Many staff members (and postgraduates) at Queen Mary are members of UCU. UCU members at Queen Mary are also affected by the issues relating to pay, workload, equality and casualisation, and they are affected by the changes to their pension scheme. 

It has recently been announced that UCU members at Queen Mary will be taking strike action and action short of a strike. This may cause some disruption to your teaching activities and availability of support and services, and you may see picket lines on campus. 

March 27 update - in addition QMUCU have announced a further eight days of local strike action taking place from Monday 3 April until Friday 14 April. This is in response to the local Queen Mary management policy of 100% pay deductions for staff who do not make up teaching that was due to take place on strike days. You can read more about this local dispute and why QMUCU are taking action in their explainer here.

So will there definitely be strikes?

So far strike action has taken place on the following dates at Queen Mary;

  • Wednesday 1 February 
  • Thursday 9 and Friday 10 February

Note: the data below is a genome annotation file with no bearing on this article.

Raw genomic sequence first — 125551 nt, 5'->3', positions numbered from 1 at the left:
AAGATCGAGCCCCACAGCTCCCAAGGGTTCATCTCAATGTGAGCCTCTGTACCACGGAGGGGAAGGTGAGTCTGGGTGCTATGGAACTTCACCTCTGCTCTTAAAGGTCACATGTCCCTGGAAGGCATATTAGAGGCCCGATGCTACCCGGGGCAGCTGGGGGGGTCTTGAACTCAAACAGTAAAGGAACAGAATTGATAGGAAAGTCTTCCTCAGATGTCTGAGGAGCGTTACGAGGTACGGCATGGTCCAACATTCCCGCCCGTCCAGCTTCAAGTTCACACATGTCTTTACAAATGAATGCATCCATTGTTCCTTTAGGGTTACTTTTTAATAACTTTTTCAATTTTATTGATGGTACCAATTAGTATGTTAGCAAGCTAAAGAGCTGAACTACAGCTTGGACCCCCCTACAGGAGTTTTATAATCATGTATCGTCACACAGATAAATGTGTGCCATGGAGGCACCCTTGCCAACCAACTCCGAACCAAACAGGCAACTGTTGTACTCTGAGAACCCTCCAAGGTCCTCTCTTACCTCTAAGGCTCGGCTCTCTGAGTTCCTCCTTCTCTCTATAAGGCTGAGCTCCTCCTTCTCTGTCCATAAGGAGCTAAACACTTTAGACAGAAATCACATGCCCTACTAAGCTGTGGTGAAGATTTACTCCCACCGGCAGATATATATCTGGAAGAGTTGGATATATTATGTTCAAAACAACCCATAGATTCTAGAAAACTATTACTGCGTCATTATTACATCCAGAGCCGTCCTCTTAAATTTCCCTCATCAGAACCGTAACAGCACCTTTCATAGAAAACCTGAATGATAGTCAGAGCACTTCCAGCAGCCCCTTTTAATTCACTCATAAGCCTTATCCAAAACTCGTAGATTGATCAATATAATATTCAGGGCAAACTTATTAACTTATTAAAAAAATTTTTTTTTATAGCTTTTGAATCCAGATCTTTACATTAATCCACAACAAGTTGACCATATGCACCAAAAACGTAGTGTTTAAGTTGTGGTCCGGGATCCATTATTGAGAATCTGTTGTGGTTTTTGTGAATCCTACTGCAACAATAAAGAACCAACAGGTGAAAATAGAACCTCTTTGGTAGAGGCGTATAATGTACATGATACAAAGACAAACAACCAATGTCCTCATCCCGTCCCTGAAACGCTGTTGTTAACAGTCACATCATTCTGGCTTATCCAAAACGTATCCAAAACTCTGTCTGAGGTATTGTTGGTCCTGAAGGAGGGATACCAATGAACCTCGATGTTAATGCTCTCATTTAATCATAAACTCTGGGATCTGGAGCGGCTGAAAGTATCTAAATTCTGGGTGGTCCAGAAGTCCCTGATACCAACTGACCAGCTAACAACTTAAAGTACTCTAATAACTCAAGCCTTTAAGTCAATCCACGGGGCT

• Tuesday 14, Wednesday 15 and Thursday 16 February 

  • Tuesday 21, Wednesday 22 and Thursday 23 February 

  • Wednesday 15, Thursday 16 and Friday 17 March 

  • Monday 20, Tuesday 21 and Wednesday 22 March 

In addition a further eight days of strike action are scheduled to take place locally at Queen Mary from Monday 3 April until Friday 14 April. There are nationwide Bank Holiday's on Friday 7 April and Monday 10 April. 

What is the Students’ Union going to do about this?

The Students’ Union is supportive of UCU’s industrial action. A motion was put to the Annual Student Meeting on 28 November for the Students' Union to support the UCU strike action. This motion passed and has become Students' Union policy.